How to Get Your Study Visa in Canada

How to Get Your Study Visa in Canada

Many international students are choosing Canada as their destination to study, and it’s no wonder why. Canada offers excellent educational programs, natural wonders, multicultural society, and an affordable cost of living.

First, let’s discuss how you can get your study permit so you can attend university or college, Canadian-style!

Step 1: Congratulations! A school said yes.

recognized higher education provider has accepted you! As you hold the standardized letter of acceptance in your hands, you rejoice in the good feeling, knowing the first step is complete and you could be on your way to Canada soon. Students studying in Quebec must also apply for a certificate of acceptance, known as a CAQ, from the government of Quebec, which must be acquired prior to submitting an application for a study permit. You can get this online by printing out a form, or by requesting a paper form from your university, which will also provide advice on this subject. Keep your acceptance letter — the original letter must be included with your study permit application!

Step 2: Apply

International students can apply for a Canadian study permit online or through a paper application, which can be found on the Citizenship and Immigration Canada (CIC) website. Paper applications take longer times to process, so try to verify the processing times.

To apply online, you’ll need to use a scanner or camera to create electronic copies of your documents to upload, and a valid credit card to pay the fee, which can be paid in different ways depending on the fee type and where you are paying from.

The documents you need to provide can vary depending on where you live. The visa office in your home country will provide instructions about what specific documents you’ll need. For assistance, contact a representative at a visa application center (VAC) near you.

You’ll receive a Canadian student visa application package, either from the CIC website, where you can create an account and apply online, or by contacting your local visa office, or the Canadian embassy or consulate in your home country.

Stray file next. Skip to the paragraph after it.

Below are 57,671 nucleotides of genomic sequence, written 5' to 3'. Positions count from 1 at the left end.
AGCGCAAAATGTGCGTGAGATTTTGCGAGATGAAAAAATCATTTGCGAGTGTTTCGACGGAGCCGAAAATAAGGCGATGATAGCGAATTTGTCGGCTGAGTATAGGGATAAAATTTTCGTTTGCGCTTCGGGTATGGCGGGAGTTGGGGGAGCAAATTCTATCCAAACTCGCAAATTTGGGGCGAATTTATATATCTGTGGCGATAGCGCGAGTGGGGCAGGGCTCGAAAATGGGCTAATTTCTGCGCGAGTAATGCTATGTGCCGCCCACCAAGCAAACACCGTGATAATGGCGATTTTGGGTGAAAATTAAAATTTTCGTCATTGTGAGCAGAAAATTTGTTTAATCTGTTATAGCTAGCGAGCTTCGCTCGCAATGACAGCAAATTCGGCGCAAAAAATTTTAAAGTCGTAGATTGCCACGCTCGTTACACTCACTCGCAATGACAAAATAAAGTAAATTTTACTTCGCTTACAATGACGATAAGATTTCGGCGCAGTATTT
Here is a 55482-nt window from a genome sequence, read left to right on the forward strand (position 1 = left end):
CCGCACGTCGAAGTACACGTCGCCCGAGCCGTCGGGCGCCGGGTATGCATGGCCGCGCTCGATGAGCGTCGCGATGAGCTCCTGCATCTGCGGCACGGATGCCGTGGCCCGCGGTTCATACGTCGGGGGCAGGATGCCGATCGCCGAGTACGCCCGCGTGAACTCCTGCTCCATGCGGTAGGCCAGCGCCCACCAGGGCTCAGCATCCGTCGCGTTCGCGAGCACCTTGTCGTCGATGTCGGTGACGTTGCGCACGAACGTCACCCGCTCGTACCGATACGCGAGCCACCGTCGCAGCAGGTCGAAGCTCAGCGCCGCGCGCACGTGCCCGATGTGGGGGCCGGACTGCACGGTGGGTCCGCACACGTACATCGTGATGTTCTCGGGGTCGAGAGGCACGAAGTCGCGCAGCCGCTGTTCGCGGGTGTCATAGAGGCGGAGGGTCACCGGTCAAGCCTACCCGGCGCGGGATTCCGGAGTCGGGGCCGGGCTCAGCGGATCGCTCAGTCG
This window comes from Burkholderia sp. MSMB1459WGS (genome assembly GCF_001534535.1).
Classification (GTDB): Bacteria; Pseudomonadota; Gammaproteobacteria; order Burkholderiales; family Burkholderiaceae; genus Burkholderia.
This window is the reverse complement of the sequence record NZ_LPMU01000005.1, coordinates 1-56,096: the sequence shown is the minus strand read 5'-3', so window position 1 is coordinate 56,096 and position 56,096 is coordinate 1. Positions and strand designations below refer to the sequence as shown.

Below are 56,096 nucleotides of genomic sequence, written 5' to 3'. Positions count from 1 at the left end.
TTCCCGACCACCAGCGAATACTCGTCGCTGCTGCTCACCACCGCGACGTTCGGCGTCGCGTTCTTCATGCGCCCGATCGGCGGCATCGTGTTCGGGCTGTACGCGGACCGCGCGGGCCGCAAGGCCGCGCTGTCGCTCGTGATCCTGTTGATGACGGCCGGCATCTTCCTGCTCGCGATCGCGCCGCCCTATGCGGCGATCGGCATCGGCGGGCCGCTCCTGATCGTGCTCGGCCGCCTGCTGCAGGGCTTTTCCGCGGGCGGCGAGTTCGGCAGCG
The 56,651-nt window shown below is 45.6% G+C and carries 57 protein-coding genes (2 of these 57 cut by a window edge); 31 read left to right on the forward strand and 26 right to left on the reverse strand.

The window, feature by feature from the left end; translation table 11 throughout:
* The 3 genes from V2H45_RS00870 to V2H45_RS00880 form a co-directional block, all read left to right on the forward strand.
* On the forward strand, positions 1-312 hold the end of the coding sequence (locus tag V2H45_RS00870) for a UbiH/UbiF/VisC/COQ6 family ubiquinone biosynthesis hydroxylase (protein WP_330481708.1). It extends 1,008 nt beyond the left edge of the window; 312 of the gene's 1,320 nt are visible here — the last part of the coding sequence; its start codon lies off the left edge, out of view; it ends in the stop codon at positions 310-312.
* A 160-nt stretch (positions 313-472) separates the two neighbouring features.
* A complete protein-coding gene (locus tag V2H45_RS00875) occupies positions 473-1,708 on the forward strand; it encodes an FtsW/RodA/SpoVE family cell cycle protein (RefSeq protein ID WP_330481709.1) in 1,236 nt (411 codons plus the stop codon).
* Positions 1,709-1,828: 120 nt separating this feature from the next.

Complete your application, and if it gets approved, Immigration, Refugee and Citizenship Canada (IRCC) will send you a Letter of Introduction, which is an approval letter. You will present this letter when you enter Canada, and the border officials will issue your study permit.

You will receive a personal checklist code if you are eligible, valid for 60 days, which you will need in order to submit your application online. Print out or take a photo of the page containing your code for future reference. The page will also include an application guide, an estimated tuition fees amount, a list of documents you will need to submit with your application, and guidelines for your next steps.

TIP: The CIC strongly recommends that you fill out the application form on your computer because it’s easier to read and process.

Step 3: Complete Everything... Completely

Make sure you send a completed application and be mindful to answer all of the questions. Sometimes people skip questions or leave them blank. Be sure to answer all the questions on your form. Do not leave empty question boxes or blanks. If the question does not apply to you, simply write N/A, meaning ‘not applicable’.

Forms may include a ‘Validate’ button at the top or bottom of the page. If your form has this feature, make sure to click the button once you are done with the form. This will alert you if you’ve filled out all the necessary sections. If you haven’t, it will highlight incomplete sections of the form in red.

When working with the CIC’s online or PDF forms, remember that you can stop and save your work whenever you choose, making it easy for you to locate documents or research your answers and verify paperwork. You can come back to your application later and finish it. It’s so worth the extra time!

It’s also really important to be clear with your answers to avoid confusion during processing. CIC has said that they receive applications that are hard to read or understand, so if their staff do not understand or cannot read an answer, the application will be returned. If you need help with translation, there are free resources online that can help you craft a clear, understandable series of answers. Don’t be vague. Give complete and detailed answers. For example, if a question requests your address in Canada, do not only write “Canada”. Provide the complete address. At minimum, include the name of the town or city and province in Canada. If you’re not sure of the exact location, do not leave it blank. Make sure you search for the right answer and include it.

Step 4: Letter of Acceptance

You will need to fill out a letter of explanation outlining why you want to study in Canada and that you understand the responsibilities of being a student in a foreign country.